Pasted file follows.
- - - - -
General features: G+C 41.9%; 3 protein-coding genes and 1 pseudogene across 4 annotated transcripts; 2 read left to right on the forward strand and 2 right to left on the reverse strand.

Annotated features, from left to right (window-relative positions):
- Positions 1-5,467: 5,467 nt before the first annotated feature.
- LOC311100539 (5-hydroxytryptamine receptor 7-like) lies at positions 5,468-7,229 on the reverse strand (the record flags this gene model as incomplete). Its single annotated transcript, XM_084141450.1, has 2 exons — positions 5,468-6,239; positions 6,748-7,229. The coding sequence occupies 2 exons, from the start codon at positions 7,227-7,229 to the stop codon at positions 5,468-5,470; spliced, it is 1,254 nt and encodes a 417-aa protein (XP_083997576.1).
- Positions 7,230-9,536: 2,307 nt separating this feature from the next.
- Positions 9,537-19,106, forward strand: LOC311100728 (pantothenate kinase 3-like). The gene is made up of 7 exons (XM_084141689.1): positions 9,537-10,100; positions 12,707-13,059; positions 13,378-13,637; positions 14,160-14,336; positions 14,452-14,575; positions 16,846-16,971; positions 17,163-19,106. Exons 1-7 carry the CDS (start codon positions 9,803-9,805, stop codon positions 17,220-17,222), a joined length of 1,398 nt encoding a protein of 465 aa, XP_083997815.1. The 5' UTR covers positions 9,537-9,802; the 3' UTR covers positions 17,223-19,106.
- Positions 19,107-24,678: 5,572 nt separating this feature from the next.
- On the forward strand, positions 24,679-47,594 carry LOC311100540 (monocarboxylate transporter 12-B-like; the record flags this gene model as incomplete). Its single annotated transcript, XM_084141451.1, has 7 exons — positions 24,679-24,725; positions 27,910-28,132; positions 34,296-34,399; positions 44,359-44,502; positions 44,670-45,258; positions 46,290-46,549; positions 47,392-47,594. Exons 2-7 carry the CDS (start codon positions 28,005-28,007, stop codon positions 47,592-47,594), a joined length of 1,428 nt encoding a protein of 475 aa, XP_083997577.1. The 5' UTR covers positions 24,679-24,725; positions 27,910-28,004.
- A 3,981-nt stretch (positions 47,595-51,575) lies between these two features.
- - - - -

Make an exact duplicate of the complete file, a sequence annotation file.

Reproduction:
General features: G+C 41.9%; 3 protein-coding genes and 1 pseudogene across 4 annotated transcripts; 2 read left to right on the forward strand and 2 right to left on the reverse strand.

Annotated features, from left to right (window-relative positions):
- Positions 1-5,467: 5,467 nt before the first annotated feature.
- LOC311100539 (5-hydroxytryptamine receptor 7-like) lies at positions 5,468-7,229 on the reverse strand (the record flags this gene model as incomplete). Its single annotated transcript, XM_084141450.1, has 2 exons — positions 5,468-6,239; positions 6,748-7,229. The coding sequence occupies 2 exons, from the start codon at positions 7,227-7,229 to the stop codon at positions 5,468-5,470; spliced, it is 1,254 nt and encodes a 417-aa protein (XP_083997576.1).
- Positions 7,230-9,536: 2,307 nt separating this feature from the next.
- Positions 9,537-19,106, forward strand: LOC311100728 (pantothenate kinase 3-like). The gene is made up of 7 exons (XM_084141689.1): positions 9,537-10,100; positions 12,707-13,059; positions 13,378-13,637; positions 14,160-14,336; positions 14,452-14,575; positions 16,846-16,971; positions 17,163-19,106. Exons 1-7 carry the CDS (start codon positions 9,803-9,805, stop codon positions 17,220-17,222), a joined length of 1,398 nt encoding a protein of 465 aa, XP_083997815.1. The 5' UTR covers positions 9,537-9,802; the 3' UTR covers positions 17,223-19,106.
- Positions 19,107-24,678: 5,572 nt separating this feature from the next.
- On the forward strand, positions 24,679-47,594 carry LOC311100540 (monocarboxylate transporter 12-B-like; the record flags this gene model as incomplete). Its single annotated transcript, XM_084141451.1, has 7 exons — positions 24,679-24,725; positions 27,910-28,132; positions 34,296-34,399; positions 44,359-44,502; positions 44,670-45,258; positions 46,290-46,549; positions 47,392-47,594. Exons 2-7 carry the CDS (start codon positions 28,005-28,007, stop codon positions 47,592-47,594), a joined length of 1,428 nt encoding a protein of 475 aa, XP_083997577.1. The 5' UTR covers positions 24,679-24,725; positions 27,910-28,004.
- A 3,981-nt stretch (positions 47,595-51,575) lies between these two features.